At a recent Volunteer day held in the graveyard the programme of maintenance and restoration work moved forward another step or two as the images show.
We now need to recruit more volunteers to ensure that the interior of this historically important site is returned to a condition that makes it, once again, a community asset that we can all be proud of.
WHY SHOULD I CONSIDER BECOMING A VOLUNTEER?
1. Volunteering is a very rewarding thing to do.
2. Gain confidence.
3. Make a difference.
4. Meet people.
5. Be part of a community.
6. Learn new skills.
7. Take on a challenge.
8. Have fun!
As a volunteer you will not be expected to be an expert. There is something for everyone however physically fit you are and however much time you wish to devote to the project.
WHAT DO I NEED TO DO TO BECOME A VOLUNTEER?
a. Keep an eye on this page or on the Friends of Saron blog for Volunteer Day news (our next session will be on Saturday 27 April).
b. Just turn up at any time from 10.00am onwards to see what we are doing and maybe lend a hand.
c. Get in touch with us at firstname.lastname@example.org or ring 01623477141
We look forward to seeing or hearing from you.
Those attending last Thursday’s meeting of Troed-y-rhiw Local History Forum were treated to an extremely interesting and enjoyable talk given by E. Wyn James. The content of the talk included:-
- 153 Welsh emigrants departed from Liverpool in 1865 on an aging clipper called the Mimosa in search of a place where they would be free to speak their own language, practice their religion and preserve a culture that they felt was under threat at home.
- After an arduous eight-week sea voyage these pioneers landed on the coast of Patagonia in southern Argentina.
- Amongst their number were Aaron Jenkins and his wife Rachel who had been members of Saron Chapel in Troed-y-rhiw and were to become prominent in the new community. They brought with them their children one of whom had been born at sea but, sadly, died quite soon after landing while another had not survived the journey.
- The settlers were to suffer many hardships while they were establishing what would eventually become a thriving agricultural community.
- They received early help from the native Teheulche Indians and, after several crop failures, it was Rachel Jenkins who made the key observation that allowed an effective irrigation system to be developed.
- Sadly, Aaron Jenkins was to become the victim of the first murder in the settlement when he was killed by a captured bandit.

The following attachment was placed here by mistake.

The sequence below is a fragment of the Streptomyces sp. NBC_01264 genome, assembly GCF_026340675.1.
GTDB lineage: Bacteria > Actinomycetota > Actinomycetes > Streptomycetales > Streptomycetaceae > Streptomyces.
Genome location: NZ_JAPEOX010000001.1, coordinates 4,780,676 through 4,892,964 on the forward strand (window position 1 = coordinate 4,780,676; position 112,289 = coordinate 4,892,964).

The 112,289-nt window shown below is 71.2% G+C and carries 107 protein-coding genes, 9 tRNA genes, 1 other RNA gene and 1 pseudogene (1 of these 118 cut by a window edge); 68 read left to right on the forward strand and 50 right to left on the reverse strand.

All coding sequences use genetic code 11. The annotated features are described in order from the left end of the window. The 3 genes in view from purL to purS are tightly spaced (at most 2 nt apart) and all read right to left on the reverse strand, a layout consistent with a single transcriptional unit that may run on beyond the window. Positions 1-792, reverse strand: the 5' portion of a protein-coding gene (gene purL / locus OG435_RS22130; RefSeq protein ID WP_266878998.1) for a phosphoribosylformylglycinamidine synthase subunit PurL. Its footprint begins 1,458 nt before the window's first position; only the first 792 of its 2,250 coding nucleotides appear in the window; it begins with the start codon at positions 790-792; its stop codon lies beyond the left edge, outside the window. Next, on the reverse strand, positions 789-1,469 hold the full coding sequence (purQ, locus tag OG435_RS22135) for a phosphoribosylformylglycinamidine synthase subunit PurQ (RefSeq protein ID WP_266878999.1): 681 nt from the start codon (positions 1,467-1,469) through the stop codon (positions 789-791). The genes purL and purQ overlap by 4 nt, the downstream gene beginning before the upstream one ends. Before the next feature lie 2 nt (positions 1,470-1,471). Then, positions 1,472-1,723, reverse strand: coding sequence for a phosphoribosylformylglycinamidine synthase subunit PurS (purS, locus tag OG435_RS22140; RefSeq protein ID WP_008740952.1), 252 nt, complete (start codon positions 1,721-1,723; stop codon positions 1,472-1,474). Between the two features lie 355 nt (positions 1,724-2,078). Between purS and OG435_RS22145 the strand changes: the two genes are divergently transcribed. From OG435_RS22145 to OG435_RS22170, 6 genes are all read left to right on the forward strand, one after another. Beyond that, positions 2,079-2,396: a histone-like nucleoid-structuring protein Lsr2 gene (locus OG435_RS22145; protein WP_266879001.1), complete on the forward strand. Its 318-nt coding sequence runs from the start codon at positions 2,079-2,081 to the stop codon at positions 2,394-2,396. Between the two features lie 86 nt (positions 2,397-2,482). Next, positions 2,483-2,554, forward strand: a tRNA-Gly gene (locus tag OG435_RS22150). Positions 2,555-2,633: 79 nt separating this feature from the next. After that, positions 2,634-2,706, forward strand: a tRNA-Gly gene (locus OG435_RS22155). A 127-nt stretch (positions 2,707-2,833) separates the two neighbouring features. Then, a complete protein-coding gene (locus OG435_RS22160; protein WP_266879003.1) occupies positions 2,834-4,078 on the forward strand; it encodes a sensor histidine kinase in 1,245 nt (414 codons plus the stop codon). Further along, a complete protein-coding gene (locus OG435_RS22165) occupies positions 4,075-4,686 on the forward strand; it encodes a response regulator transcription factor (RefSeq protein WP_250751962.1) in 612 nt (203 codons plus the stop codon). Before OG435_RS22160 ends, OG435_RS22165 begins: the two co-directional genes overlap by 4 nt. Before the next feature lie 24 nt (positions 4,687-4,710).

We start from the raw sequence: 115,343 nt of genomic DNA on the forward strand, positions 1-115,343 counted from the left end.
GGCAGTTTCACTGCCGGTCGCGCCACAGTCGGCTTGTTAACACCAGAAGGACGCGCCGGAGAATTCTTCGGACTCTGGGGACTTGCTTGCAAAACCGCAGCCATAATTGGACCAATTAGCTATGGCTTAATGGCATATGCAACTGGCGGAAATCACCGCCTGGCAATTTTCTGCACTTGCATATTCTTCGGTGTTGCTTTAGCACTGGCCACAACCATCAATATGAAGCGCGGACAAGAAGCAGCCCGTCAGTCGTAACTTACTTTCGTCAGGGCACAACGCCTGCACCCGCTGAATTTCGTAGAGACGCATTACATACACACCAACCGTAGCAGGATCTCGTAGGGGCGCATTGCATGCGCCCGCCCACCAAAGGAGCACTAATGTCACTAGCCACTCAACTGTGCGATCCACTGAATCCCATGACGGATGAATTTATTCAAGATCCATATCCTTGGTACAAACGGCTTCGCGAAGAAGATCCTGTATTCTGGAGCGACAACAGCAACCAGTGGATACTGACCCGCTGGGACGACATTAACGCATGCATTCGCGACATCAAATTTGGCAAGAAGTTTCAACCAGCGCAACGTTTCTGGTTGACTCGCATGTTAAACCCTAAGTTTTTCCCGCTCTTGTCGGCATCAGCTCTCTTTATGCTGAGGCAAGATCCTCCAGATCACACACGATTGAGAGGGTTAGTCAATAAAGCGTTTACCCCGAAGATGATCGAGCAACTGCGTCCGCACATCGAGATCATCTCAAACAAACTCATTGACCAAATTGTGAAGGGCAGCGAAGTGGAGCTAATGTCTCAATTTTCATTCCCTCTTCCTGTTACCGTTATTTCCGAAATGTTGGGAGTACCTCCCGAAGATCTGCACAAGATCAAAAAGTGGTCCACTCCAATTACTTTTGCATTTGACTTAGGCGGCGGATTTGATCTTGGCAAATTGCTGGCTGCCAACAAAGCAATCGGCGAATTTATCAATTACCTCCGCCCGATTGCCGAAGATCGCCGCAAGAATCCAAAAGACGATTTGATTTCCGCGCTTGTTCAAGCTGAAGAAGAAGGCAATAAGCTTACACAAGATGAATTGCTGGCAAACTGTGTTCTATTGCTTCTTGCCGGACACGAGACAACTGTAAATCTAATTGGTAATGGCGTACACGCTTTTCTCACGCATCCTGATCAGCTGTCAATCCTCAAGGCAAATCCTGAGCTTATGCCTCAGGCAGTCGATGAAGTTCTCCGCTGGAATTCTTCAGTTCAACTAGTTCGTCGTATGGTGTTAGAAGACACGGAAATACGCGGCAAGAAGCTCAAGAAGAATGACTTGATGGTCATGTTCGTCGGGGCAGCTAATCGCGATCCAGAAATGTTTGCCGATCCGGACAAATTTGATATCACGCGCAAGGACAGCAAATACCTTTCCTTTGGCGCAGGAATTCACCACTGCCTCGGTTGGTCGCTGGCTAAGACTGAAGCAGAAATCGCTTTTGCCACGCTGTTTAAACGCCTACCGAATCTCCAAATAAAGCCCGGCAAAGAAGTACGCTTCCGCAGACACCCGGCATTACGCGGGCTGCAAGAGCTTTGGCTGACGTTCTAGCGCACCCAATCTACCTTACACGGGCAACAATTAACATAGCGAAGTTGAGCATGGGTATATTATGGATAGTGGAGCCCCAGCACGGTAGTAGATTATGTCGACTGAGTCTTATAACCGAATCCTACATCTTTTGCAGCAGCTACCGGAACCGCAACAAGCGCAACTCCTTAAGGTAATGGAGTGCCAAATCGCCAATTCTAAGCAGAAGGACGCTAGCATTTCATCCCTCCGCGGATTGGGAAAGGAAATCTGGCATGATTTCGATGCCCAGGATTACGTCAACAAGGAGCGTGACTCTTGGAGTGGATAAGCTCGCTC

- Aaron Jenkins’ son Richard Jenkins, who had been born in Troed-y-rhiw, would later become one of the leaders of the community.
- Although, over the years, some members of the Welsh settlement in Patagonia were to return to Wales or translocated to other places including Canada, overall the inward flow of Welsh immigrants continued up to the time of the First World War.
- The last wave of settlers included members of the Day family of Troed-y-rhiw. Descendants of the Patagonian and Troed-y-rhiw branches of this family are in contact today.
- The Welsh-Argentine community is centred on Gaiman, Trelew and Trevelin in the Chubut province of Patagonia. It has been estimated that the population of this region is now 150,000 with 50,000 able to claim Welsh ancestry around 5,000 of whom are Welsh speakers.
Any help will be most welcome, and you will get a lot out of the experience too!
Do you care about your village, its environment and its heritage? If so, then please come along and find out what this project is all about. A small group of enthusiastic volunteers has got us this far and we are now appealing for more interest and involvement from the community.
1852 was a busy year for the construction of places of worship in Troedyrhiw. Saron Welsh Independent Chapel was being rebuilt on the same site as an earlier building in Chapel Street while Carmel Welsh Baptist Chapel was being erected in Wyndham Street and, on the other side of the valley, work on St. John’s Church was being completed.
The images are from a small booklet produced for the centenary celebrations in 1952 for St. John’s Church.